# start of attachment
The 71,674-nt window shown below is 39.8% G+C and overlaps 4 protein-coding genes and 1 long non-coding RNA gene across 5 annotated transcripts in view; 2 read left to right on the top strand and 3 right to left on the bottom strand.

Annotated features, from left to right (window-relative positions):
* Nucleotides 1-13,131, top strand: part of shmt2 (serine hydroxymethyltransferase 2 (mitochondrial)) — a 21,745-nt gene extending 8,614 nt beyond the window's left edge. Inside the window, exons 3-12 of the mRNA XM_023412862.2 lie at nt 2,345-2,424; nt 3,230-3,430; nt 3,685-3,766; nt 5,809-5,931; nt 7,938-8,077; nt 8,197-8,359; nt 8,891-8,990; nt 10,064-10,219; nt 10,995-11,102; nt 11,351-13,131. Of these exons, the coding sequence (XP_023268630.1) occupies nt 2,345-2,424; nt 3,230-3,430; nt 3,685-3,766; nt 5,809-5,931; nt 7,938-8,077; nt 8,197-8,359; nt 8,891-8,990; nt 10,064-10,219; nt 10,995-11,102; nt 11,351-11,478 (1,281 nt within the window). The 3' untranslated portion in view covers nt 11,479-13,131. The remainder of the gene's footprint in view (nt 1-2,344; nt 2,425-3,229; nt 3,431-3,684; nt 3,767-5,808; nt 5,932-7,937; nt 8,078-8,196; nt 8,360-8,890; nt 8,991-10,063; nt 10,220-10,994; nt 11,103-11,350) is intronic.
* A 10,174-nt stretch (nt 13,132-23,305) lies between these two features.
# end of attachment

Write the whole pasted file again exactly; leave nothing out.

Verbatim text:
The 71,674-nt window shown below is 39.8% G+C and overlaps 4 protein-coding genes and 1 long non-coding RNA gene across 5 annotated transcripts in view; 2 read left to right on the top strand and 3 right to left on the bottom strand.

Annotated features, from left to right (window-relative positions):
* Nucleotides 1-13,131, top strand: part of shmt2 (serine hydroxymethyltransferase 2 (mitochondrial)) — a 21,745-nt gene extending 8,614 nt beyond the window's left edge. Inside the window, exons 3-12 of the mRNA XM_023412862.2 lie at nt 2,345-2,424; nt 3,230-3,430; nt 3,685-3,766; nt 5,809-5,931; nt 7,938-8,077; nt 8,197-8,359; nt 8,891-8,990; nt 10,064-10,219; nt 10,995-11,102; nt 11,351-13,131. Of these exons, the coding sequence (XP_023268630.1) occupies nt 2,345-2,424; nt 3,230-3,430; nt 3,685-3,766; nt 5,809-5,931; nt 7,938-8,077; nt 8,197-8,359; nt 8,891-8,990; nt 10,064-10,219; nt 10,995-11,102; nt 11,351-11,478 (1,281 nt within the window). The 3' untranslated portion in view covers nt 11,479-13,131. The remainder of the gene's footprint in view (nt 1-2,344; nt 2,425-3,229; nt 3,431-3,684; nt 3,767-5,808; nt 5,932-7,937; nt 8,078-8,196; nt 8,360-8,890; nt 8,991-10,063; nt 10,220-10,994; nt 11,103-11,350) is intronic.
* A 10,174-nt stretch (nt 13,132-23,305) lies between these two features.